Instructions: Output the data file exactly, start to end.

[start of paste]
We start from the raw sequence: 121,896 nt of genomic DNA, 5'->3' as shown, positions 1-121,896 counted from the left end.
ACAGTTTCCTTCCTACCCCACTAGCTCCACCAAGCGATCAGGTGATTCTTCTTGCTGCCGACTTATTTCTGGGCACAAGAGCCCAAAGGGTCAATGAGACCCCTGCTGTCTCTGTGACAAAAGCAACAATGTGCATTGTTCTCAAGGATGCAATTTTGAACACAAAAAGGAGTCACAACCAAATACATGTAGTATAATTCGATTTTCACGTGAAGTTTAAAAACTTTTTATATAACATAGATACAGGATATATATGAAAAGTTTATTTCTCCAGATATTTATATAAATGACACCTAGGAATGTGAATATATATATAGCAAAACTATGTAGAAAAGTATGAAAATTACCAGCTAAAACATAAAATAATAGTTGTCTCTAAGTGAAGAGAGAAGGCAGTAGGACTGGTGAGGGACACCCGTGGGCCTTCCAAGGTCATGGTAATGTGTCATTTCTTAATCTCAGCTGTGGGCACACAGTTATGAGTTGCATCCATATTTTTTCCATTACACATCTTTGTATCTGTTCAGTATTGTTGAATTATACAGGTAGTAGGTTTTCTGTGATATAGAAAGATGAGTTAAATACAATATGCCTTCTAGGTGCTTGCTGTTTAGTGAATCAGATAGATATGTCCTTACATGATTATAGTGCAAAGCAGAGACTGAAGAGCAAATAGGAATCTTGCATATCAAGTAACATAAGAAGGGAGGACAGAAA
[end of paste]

We start from the raw sequence: 121,896 nt of genomic DNA, 5'->3' as shown, positions 1-121,896 counted from the left end.
ACAGTTTCCTTCCTACCCCACTAGCTCCACCAAGCGATCAGGTGATTCTTCTTGCTGCCGACTTATTTCTGGGCACAAGAGCCCAAAGGGTCAATGAGACCCCTGCTGTCTCTGTGACAAAAGCAACAATGTGCATTGTTCTCAAGGATGCAATTTTGAACACAAAAAGGAGTCACAACCAAATACATGTAGTATAATTCGATTTTCACGTGAAGTTTAAAAACTTTTTATATAACATAGATACAGGATATATATGAAAAGTTTATTTCTCCAGATATTTATATAAATGACACCTAGGAATGTGAATATATATATAGCAAAACTATGTAGAAAAGTATGAAAATTACCAGCTAAAACATAAAATAATAGTTGTCTCTAAGTGAAGAGAGAAGGCAGTAGGACTGGTGAGGGACACCCGTGGGCCTTCCAAGGTCATGGTAATGTGTCATTTCTTAATCTCAGCTGTGGGCACACAGTTATGAGTTGCATCCATATTTTTTCCATTACACATCTTTGTATCTGTTCAGTATTGTTGAATTATACAGGTAGTAGGTTTTCTGTGATATAGAAAGATGAGTTAAATACAATATGCCTTCTAGGTGCTTGCTGTTTAGTGAATCAGATAGATATGTCCTTACATGATTATAGTGCAAAGCAGAGACTGAAGAGCAAATAGGAATCTTGCATATCAAGTAACATAAGAAGGGAGGACAGAAA